To help your husband strengthen his godly traits, focus on them.  Point them out.  Open your eyes to the good that your husband does or tried to do.  Acknowledge the good in a non-patronizing way.  I love what Ruth Hazel said in The Challenge of Being a Wife.  “You will find that the more you focus on the good qualities of others the farther their weaknesses will recede.  Anyone can do better when he believes he can do better, and this assurance may be based on the faith and confidence someone else has in us.”

14.  Turn Him Over to God

God is the One in the heart-changing business.  You know you can safely leave your husband in God’s hands.  You don’t have to carry the burden all alone.  You can turn your husband over to the One who died for him.

You can’t force your husband to repent but you can choose to still love him.  Love can motivate you to make sure your attitude and your example make it easier for your husband to be convicted to give up the sinful habit.

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Photo Credit: Traci Sproule

When My Husband has a Sin Problem, part 2

“My husband views pornography.”

“My husband loses his temper.”

“My husband has a drinking problem.”

“My husband lies.”

Perhaps you’ve not only heard Christian women make these statements but you could say one of them yourself.   What can you do when your husband has a sin problem?  What should you do?  If you missed part one of this study, you can check out the first five suggestions here.

6.  Seek Outside Help If Needed

If the sin problem is some kind of addiction (like pornography or alcohol), it would be wise to get help from those who have experience helping others overcome these types of struggles.  Sometimes bringing in a third party adds an accountability factor that makes it easier for your husband to put away the addiction.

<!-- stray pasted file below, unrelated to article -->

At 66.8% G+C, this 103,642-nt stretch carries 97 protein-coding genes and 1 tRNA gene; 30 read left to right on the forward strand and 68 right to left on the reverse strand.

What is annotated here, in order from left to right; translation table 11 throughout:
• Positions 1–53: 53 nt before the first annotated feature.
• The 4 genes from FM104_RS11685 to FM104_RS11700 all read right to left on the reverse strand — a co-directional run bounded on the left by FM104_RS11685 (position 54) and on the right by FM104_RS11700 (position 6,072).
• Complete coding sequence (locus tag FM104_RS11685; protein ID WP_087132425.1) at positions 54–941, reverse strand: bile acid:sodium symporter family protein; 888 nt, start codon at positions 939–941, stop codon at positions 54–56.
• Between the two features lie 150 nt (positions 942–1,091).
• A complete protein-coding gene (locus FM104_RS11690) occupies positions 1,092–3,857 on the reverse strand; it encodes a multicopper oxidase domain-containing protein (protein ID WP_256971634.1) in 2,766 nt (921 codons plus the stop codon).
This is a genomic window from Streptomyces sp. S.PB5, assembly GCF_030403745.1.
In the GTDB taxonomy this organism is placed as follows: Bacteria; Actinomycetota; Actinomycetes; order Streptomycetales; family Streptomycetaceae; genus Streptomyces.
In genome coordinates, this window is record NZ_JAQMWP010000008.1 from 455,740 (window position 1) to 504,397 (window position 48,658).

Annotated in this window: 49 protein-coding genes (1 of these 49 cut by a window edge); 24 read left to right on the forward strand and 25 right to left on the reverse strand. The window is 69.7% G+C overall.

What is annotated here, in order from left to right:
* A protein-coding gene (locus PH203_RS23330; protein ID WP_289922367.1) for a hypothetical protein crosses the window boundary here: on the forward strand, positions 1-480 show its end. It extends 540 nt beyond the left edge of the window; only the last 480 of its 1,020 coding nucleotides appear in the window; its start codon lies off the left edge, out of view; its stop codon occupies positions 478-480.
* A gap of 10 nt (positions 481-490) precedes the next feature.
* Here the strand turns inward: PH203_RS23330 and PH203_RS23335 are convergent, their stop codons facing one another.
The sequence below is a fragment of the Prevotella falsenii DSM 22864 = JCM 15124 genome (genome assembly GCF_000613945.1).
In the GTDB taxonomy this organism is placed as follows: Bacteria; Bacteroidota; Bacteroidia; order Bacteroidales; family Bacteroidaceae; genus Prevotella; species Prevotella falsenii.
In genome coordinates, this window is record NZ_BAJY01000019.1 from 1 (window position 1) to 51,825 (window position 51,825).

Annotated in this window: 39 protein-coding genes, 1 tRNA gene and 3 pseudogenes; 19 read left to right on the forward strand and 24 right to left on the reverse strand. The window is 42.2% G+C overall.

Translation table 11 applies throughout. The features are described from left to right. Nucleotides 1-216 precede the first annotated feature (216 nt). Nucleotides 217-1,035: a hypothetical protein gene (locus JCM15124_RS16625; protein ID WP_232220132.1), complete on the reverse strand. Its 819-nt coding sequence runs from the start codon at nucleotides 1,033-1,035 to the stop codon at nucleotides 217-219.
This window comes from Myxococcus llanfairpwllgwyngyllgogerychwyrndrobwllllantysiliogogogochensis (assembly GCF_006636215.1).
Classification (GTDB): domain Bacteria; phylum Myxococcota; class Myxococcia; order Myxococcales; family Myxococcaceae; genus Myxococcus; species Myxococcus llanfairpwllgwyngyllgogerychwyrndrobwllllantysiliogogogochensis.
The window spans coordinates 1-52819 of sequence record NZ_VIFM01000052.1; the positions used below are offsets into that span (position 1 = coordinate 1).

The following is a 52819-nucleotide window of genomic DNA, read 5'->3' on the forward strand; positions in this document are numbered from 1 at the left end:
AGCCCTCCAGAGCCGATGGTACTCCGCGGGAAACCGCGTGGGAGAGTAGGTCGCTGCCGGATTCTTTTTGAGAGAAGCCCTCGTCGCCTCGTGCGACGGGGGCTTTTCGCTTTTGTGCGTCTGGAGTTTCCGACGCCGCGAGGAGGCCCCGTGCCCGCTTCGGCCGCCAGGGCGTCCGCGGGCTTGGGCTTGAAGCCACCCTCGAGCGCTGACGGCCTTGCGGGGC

Just remember to check your motives before involving others.  If you want to publicly shame your husband because you’re angry, you’ll surely make matters worse.  If you truly have your husband’s best interests at heart, you can prayerfully seek help or counsel from a godly source.

7.  Study the Word

This can’t be neglected.  The world has their own opinions about marriage and much of it is not biblical.  Some friends or co-workers may encourage you to get revenge or to look out for yourself first.  Some, because of their indignation on your behalf, may suggest actions that just aren’t right.  The world promotes pride and selfishness.  The Word commands humility, selflessness, and putting the needs of others first (Phil. 2).  The world says you can give up on your marriage whenever you want.  The Word teaches that marriage is for life, with the exception of adultery (Matt. 19:3-9).

Without Bible study, there is confusion and that can be dangerous.  For example, some have decided that pornography is grounds for scriptural divorce.  “You have heard that it was said of old, ‘You shall not commit adultery.’ But I say to you that whoever looks at a woman to lust for her has already committed adultery with her in his heart” (Matt. 5:23,24).  This verse is the reason some believe that viewing pornography equals adultery.  In Matt. 19:9, Jesus gives one valid reason for divorce.  The word He uses is porneia, which means “sexual immorality.”  This is unfaithfulness in marriage by having sexual intercourse with someone who is not one’s spouse.  While the adultery of the heart mentioned in Matt. 5:24 may eventually lead to the physical act of adultery, it does not carry the same immediate consequences as the physical act.